The signs from Asia, where the disease first appeared, aren’t encouraging. China, Hong Kong, Singapore and Taiwan have been mobilized since January. The strain is showing, with complacency emerging as the first wave of infections ebbs. Imported cases are on the rise, raising the risk of a second wave. If that happens, President Xi Jinping’s celebrated visit to Wuhan this month may start to look as premature as U.S. President George W. Bush’s infamous “mission accomplished” speech in 2003.
No one knows the precise secret to sustaining good behavior in a pandemic of this scale and potential duration. Complicated ethical issues arise around personal freedoms and privacy. But we know from studies of past outbreaks, including severe acute respiratory syndrome in 2002-03, that there are steps authorities can take, including communication and targeted financial support that allow everyone to act responsibly.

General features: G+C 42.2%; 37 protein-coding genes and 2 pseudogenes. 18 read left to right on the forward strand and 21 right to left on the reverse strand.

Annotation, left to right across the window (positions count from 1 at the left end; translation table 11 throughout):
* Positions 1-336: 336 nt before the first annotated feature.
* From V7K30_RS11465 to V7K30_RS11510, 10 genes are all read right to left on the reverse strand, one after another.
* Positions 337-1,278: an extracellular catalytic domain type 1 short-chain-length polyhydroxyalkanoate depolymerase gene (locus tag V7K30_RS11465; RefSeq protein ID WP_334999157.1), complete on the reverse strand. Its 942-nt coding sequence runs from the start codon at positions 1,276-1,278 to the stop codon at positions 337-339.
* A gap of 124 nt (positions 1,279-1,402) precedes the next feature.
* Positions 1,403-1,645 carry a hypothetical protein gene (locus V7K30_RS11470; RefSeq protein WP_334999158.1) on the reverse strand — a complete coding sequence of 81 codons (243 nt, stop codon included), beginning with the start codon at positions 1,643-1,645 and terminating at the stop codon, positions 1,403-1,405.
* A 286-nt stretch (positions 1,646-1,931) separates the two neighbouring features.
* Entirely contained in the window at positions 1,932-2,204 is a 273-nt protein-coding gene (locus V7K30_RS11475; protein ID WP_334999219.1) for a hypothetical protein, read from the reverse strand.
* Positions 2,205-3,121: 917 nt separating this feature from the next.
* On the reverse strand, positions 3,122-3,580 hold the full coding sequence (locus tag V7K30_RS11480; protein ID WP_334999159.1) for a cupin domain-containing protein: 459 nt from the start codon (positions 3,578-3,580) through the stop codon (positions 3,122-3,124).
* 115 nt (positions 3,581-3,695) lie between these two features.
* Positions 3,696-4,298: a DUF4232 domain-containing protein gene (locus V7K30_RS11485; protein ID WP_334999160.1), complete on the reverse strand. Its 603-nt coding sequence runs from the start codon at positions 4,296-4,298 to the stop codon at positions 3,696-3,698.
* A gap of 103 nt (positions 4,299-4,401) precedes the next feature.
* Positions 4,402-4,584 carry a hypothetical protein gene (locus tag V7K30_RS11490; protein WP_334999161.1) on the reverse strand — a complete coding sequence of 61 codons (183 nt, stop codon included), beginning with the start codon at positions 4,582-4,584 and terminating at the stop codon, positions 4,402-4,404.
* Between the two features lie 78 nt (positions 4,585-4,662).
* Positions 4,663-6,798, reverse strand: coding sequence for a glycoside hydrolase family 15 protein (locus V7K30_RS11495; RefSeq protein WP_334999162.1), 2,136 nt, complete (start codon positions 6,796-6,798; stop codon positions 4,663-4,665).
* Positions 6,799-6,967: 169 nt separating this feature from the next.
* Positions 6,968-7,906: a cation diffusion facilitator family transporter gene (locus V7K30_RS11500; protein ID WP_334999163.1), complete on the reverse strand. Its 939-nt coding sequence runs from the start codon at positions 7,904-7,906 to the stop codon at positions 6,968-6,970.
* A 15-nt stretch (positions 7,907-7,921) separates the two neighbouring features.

It’s hard to overstate the importance of individual conduct when vaccines are unavailable, the supply of antiviral drugs and ventilators is limited, and transmission of the virus can happen before symptoms set in. With carriers hard to spot, social distancing — staying home, in essence — is the single most effective means of holding back the spread, preventing hospitals from becoming overwhelmed and sliding into emergency triage.